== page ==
The DIKSHA app operates in 36 Indian languages and can be accessed anywhere in the country. It issues free e-textbooks, training courses and virtual lab activities, and also renders access to TV-based classroom lessons. DIKSHA also accommodates students with special needs with the provision of audiobooks, sign language videos and special dictionaries.
E-PG Pathshala is another application fostering online education in India, launched with the objective to provide high-quality online content in 70 subjects. It also provides more than 700 e-books and video lectures for all postgraduate courses through its ebooks portal. Along with this, e-PG Pathshala also hosts online MOOC courses in postgraduate subjects through the portal of SWAYAM.
Operating under the skills and expertise of 3,200 professionals, the app is a virtual library with more than 20,000 e-textbooks and 19,000 videos along with animations, simulations and virtual labs. It also includes quizzes and assignments for creative self-learning. Developed in 2014 under the National Mission on Education through Information and Communication Technology, the University Grants Commission implements this national portal.
Shortcomings in India’s Digital Education System
Every path has its puddle and the system of online education in India also has its own shortcomings. While online education in India became the only source of learning amid the lockdowns during the pandemic, many teachers complained that the online classes alienated students and prevented teachers and students from forming an emotional bond that could only be created in an in-person classroom.
Additionally, according to the Azim Premji University study on “Myths of Online Education” in 2020, almost 60% of children in India do not have access to online learning because of the lack of smartphones, multiple siblings sharing the same phone and lack of internet.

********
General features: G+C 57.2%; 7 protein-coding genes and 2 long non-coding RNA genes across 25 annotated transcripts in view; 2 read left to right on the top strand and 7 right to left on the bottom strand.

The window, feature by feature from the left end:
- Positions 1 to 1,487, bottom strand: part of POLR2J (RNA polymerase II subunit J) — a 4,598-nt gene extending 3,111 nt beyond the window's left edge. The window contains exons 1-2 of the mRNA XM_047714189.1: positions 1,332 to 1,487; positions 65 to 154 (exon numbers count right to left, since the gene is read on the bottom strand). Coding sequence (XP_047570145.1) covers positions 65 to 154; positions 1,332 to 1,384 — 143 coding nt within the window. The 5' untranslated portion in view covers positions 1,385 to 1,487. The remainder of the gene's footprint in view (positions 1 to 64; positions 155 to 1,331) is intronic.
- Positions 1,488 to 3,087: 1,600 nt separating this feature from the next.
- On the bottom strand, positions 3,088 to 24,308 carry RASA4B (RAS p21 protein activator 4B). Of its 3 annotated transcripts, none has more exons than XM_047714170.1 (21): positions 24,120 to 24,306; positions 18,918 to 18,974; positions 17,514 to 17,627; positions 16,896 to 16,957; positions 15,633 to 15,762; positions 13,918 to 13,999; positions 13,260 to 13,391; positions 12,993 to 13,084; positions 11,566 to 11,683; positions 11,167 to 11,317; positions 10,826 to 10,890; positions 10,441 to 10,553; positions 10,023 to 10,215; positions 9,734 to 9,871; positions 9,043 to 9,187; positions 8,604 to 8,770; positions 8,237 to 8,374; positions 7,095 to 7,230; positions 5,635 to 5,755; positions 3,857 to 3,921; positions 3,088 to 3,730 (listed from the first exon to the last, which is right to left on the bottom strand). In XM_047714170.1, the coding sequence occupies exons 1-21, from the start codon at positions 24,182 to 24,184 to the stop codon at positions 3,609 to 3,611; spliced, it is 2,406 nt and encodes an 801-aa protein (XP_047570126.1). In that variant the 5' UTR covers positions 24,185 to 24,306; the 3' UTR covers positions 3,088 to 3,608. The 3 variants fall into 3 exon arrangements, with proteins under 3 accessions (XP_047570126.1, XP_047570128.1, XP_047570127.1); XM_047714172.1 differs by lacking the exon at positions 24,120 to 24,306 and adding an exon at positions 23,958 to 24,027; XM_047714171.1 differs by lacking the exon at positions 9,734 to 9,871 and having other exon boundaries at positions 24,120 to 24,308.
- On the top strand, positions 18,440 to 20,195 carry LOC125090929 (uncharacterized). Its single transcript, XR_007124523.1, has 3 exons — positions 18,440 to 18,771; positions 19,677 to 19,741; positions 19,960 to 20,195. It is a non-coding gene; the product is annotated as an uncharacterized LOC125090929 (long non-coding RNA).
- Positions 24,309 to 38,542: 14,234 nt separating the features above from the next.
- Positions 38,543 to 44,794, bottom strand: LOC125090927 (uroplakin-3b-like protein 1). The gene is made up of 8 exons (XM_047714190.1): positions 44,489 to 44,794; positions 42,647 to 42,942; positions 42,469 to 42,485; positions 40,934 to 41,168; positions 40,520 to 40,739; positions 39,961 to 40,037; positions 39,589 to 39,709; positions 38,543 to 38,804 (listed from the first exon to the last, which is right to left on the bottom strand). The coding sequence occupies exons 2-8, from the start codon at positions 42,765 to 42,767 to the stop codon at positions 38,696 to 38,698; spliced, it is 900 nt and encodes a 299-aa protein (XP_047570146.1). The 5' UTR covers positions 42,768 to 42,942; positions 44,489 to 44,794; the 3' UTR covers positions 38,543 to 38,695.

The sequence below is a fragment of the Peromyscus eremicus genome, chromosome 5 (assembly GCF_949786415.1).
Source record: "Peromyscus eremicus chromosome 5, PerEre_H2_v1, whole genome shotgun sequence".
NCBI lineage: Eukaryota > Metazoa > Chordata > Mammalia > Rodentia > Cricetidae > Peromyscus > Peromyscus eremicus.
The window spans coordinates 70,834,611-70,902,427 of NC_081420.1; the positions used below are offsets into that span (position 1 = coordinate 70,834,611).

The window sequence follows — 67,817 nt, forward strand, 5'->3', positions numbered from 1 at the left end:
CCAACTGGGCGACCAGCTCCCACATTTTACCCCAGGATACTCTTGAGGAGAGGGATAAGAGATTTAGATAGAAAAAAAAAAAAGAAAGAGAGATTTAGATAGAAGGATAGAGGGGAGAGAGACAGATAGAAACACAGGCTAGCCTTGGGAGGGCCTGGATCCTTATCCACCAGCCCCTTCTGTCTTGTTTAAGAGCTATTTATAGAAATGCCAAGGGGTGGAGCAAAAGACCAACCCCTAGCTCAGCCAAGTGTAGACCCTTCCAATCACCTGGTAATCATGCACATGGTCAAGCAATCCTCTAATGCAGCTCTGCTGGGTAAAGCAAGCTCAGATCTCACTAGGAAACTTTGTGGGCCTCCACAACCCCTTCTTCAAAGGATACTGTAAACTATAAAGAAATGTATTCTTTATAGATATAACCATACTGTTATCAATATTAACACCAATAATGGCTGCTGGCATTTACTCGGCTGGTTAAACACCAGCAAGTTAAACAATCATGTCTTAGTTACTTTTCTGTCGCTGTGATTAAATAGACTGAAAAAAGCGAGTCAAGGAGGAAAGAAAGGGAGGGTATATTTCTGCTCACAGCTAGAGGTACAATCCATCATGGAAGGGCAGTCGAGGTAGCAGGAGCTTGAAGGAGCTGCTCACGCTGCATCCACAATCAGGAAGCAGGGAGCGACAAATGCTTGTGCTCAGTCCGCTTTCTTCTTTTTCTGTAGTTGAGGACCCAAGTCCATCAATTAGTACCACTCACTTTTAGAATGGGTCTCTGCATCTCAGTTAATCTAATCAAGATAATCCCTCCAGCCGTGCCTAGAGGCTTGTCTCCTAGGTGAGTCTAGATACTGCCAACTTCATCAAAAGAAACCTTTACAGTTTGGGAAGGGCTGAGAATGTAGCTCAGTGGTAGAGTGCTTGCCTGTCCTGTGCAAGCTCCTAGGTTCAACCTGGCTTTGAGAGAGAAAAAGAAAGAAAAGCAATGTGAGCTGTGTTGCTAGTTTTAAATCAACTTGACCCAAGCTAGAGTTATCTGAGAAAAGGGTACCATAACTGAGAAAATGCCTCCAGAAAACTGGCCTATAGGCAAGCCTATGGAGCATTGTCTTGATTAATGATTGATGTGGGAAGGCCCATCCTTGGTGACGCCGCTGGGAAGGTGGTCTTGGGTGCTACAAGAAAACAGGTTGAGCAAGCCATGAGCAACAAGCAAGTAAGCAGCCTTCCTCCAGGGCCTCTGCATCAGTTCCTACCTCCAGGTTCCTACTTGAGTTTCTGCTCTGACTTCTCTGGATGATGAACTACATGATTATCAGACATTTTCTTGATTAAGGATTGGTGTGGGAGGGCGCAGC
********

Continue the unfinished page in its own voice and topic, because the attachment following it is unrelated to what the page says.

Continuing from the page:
A survey conducted in August 2021 across 15 states and union territories assessed the impact of the pandemic on education in India, revealing a significant tech divide. The survey discloses that 37% of rural poor children did not engage in education at all and only 8% of rural children attended online classes routinely.
The Indian government launched the PM e-Vidya scheme in 2020 with the objective to unify all initiatives related to online education in India, providing access to various online portals all in one place. The scheme aims to benefit 250 million school-going children.
The Indian government has also made sufficient efforts to boost the implementation of the modified BharatNet initiative under which all the government schools and gram panchayats (village councils) in rural areas receive free internet connectivity to decrease the digital divide. The government has allocated more than a trillion rupees, the highest ever allocation, to India’s education sector in the Union Budget 2023-24. It has also planned to set up a national digital library in India to increase access to educational books.
Overall, these government apps look to improve the accessibility and quality of education through online learning.
– Aanchal Mishra